Skip to main content Accessibility help
  • Print publication year: 2018
  • Online publication date: October 2018

Chapter IV - E-Money and Payment Services in the EU

from Part II - Legal Analysis





NON-PHYSICAL CURRENCY – As already remarked in the first chapter of this research, virtual currencies and e-money – as regulated in the EU – show a distinct similarity in that they have no physical counterpart. Consequently, it is logical to question whether virtual currencies could be considered to fall under the scope of the current legal framework on e-money in the EU. When such proves not to be the case, it could additionally be questioned whether the e-money legal framework should be amended to apply to virtual currencies. Moreover, given that the services developed around virtual currencies generally support the use of virtual currencies as means of payment, it must also be questioned whether such services constitute payment services as regulated in the EU.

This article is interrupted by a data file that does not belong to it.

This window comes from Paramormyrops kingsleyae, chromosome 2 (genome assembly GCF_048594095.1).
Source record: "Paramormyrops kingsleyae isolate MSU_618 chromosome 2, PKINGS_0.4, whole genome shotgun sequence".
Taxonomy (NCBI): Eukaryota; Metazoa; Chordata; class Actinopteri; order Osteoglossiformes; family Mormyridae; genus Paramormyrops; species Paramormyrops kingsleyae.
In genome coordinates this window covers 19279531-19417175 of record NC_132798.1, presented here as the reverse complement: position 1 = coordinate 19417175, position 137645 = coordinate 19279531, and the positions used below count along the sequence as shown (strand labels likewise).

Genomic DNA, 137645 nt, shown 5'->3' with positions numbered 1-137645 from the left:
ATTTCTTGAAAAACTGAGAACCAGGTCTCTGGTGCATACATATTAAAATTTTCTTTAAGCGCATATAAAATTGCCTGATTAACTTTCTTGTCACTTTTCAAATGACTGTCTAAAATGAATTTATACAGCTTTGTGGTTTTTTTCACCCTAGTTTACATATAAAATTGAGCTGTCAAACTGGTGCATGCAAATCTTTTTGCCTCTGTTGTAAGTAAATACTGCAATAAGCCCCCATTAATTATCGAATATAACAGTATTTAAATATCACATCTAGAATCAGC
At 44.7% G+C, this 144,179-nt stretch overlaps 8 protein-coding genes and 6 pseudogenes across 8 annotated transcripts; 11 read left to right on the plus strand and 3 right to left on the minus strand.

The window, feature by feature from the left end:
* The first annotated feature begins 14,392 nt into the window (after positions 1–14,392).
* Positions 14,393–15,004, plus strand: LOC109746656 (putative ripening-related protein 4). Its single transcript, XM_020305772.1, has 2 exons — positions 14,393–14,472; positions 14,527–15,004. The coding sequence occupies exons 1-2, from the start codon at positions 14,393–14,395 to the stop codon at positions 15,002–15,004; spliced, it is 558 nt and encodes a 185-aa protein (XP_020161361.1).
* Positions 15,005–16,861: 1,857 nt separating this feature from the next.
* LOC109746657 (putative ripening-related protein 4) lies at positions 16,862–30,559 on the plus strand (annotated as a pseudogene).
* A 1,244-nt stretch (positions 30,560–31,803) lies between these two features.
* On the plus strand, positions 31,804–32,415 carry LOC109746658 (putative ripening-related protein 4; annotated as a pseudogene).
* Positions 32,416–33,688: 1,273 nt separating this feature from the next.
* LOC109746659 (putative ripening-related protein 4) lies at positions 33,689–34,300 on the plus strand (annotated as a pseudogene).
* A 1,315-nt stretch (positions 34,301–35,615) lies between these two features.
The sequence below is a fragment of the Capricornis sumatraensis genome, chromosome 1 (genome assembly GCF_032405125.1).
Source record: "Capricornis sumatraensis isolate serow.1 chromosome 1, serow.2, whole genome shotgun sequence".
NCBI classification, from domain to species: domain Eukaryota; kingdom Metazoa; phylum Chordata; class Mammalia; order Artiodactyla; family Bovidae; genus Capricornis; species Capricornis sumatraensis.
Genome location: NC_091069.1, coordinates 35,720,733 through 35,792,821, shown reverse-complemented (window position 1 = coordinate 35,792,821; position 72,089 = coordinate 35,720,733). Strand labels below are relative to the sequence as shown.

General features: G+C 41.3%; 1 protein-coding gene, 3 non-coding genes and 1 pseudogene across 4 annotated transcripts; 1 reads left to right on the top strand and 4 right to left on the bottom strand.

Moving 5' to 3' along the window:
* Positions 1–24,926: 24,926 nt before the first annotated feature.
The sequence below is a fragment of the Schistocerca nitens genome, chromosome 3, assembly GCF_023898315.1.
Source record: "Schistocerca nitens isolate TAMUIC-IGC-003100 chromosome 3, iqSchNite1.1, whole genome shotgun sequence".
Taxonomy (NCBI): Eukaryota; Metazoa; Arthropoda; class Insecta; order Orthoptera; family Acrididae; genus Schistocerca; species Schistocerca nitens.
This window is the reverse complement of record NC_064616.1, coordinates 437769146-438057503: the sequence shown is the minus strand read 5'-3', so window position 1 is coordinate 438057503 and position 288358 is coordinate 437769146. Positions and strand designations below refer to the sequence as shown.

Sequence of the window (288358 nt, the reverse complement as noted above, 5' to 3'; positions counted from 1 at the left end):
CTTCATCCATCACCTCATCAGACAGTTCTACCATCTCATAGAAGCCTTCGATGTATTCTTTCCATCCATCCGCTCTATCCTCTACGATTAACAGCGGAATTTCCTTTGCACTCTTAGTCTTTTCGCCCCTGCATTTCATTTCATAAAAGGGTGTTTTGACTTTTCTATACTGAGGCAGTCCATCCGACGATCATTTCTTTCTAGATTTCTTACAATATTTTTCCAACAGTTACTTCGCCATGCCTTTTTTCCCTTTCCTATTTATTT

Demarcation between e-money and virtual currencies – To that end, this chapter will analyze the regulatory process underlying the legal frameworks regarding e-money and payment services in order to gain a better understanding of the ratio behind the process that resulted in the regulation of the notions of e-money and payment services within the EU. Moreover, this chapter will analyze the definitions underlying the demarcation between e-money and virtual currencies. The goal of that analysis is to ascertain whether the demarcation of e-money is sound and whether it can be upheld in light of recent developments concerning virtual currencies.

Payment services – Given the close relation between the legal frameworks on e-money and payment services, and in view of a potential future merger of those frameworks, this chapter analyzes both legal frameworks. The findings of this chapter will serve the functional comparison conducted in chapter VII.

As noted, only the EU seems to have chosen to specifically regulate the notion of e-money. Therefore, the analysis of how other countries such as the US regulate the same services and developments without needing to refer to such a notion may provide valuable insight in the value of regulating that particular notion.

Chapter approach and goals – Before going into the main analysis of this chapter, this section will provide a brief overview of the regulatory setting of e-money and payment services in the EU (section 1.2), in order to facilitate a better understanding of the background against which those legal frameworks operate.

Related content

Powered by UNSILO